Turkey’s Failed Coup One Year Later: 24 Governors, 169 Generals, 50,000 Total Arrested

Police officers escort people, arrested because of suspected links to U.S.-based cleric Fe
Olay Duzgun/DHA-Depo Photos via AP

The administration of Turkish President Recep Tayyip Erdogan has taken legal action against 169,013 people in the wake of the failed coup attempt a year ago, a figure that includes 50,010 individuals arrested, announced the country’s Ministry of Justice.

Independent data shows that 138,148 people have lost their government jobs at the national and local levels as a result of a post-coup purge by Erdogan.

Citing a written statement from the justice ministry, the Istanbul-based Turkish news agency Bianet reported on July 13, echoing other outlets:

As a part of these [169,013] investigations, 50,510 people have been arrested including 169 generals, 7,098 colonels and low-ranking officers as well as 8,815 security staff, 24 governors, 73 vice governors, 116 sub-governors and other 31,784 suspects.

Within this approximately one-year period, 48,439 people have been subjected to probation decisions including 3,046 soldiers, 5,024 police officers, 9 governors, 27 vice-governors, 73 sub-governors and other 39,041 suspects within these investigations.

In addition, 43,404 people who were taken into custody, were later released including 10,033 people from Prosecutor’s Office and 33,371 law-enforcement officers.

The news outlet Turkish Minute (TM) learned from the recent justice ministry statement that “there are outstanding detention warrants for 8,087 individuals, 152 of whom are military officers, 392 are police officers and three are governors.”

“A total of 2,431 members of the Turkish judiciary are also among those arrested in the aftermath of the July 15 coup attempt, while 265 of them are at large,” added TM.

The Turkish government has identified the arrested judiciary officials: judges and prosecutors (2,280); members of the Supreme Court of Appeals (105); members of the Council of State (41); members of the Constitutional Court (2); and members of the Supreme Board of Judges and Prosecutors (3).

“Of the 4,469 judicial staff against whom legal action was taken, 1,216 were subjected to probation orders, 88 were released by Prosecutor’s Office and 409 others by police,” reveals Bianet.

Erdogan has also issued orders to forcibly obtain testimony from 265 people, including 234 judicial staff, 5 members of the Council of State and 26 members of the Supreme Court of Appeals, it adds.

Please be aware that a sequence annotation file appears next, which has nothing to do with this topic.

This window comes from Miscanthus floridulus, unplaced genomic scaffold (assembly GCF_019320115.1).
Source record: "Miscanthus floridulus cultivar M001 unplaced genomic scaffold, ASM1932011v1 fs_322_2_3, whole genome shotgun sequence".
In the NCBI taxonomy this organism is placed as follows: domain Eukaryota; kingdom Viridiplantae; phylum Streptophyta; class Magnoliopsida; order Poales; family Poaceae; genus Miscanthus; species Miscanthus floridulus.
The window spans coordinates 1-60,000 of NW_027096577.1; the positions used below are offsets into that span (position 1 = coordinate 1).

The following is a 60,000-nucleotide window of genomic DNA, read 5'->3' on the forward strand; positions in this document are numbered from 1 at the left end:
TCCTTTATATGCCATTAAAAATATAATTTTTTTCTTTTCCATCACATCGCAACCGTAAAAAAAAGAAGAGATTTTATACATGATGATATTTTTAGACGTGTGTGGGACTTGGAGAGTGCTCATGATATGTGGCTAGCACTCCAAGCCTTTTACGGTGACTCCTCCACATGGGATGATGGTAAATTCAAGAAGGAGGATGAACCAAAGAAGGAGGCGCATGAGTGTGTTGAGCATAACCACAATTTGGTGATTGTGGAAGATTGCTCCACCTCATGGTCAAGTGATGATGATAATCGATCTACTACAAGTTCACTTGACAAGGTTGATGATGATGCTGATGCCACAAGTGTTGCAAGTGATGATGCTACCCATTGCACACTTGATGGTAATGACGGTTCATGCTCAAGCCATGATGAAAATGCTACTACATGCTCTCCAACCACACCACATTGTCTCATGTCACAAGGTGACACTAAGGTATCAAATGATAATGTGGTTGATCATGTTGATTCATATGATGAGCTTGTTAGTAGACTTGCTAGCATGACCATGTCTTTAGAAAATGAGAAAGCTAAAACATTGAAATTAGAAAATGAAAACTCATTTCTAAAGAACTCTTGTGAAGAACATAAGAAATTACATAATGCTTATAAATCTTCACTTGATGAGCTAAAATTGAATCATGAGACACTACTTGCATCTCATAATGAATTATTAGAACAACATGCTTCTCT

Various press freedom groups such as Platform for Independent Journalism, Stockholm Center for Freedom (SCF), and Journalists’ Union of Turkey (TGS), in collaboration with Bianet, have compiled independent post-coup surge data partly gleaned from the Turkish government.

The independent data reveals that as of July 12, 138,148 people have been fired and 55,927 others arrested, including 269 journalists.

Furthermore, 3,520 entities have been shut down, including 195 media outlets, 1,284 schools, 800 dormitories, 15 universities, 560 foundations, 54 hospitals, 1,125 associations, and 19 trade unions.

Hundreds of thousands” recently took to the streets to protest the post-coup crackdown, accusing the Erdogan regime of imposing a dictatorship on the Turkish people.

The Erdogan administration has taken legal action against thousands of individuals in response to the failed July 15 military coup attempt that the Turkish government has primarily blamed on influential Imam Fethullah Gulen.

U.S.-based Gulen has denied the allegations. He is an ally of Erdogan, turned enemy, who leads a religious movement that the Turkish government deemed a terrorist organization — Fethullahist Terrorist Organization (FETO) — before the coup.

The Erdogan has purged local and national government agencies of many officials allegedly linked to Gulen.

Turkish Minute points out:

Fethullah Gulen, who inspired the movement, strongly denied having any role in the failed coup and called for an international investigation into it, but President Erdogan — calling the coup attempt “a gift from God” — and the government initiated a widespread purge aimed at cleansing sympathizers of the movement from within state institutions, dehumanizing its popular figures and putting participants of the Gulen movement in jails.

The Erdogan government claims coup attempt-linked violence fueled the deaths of more than 240 people and injury to least 2,000 others on July 15.


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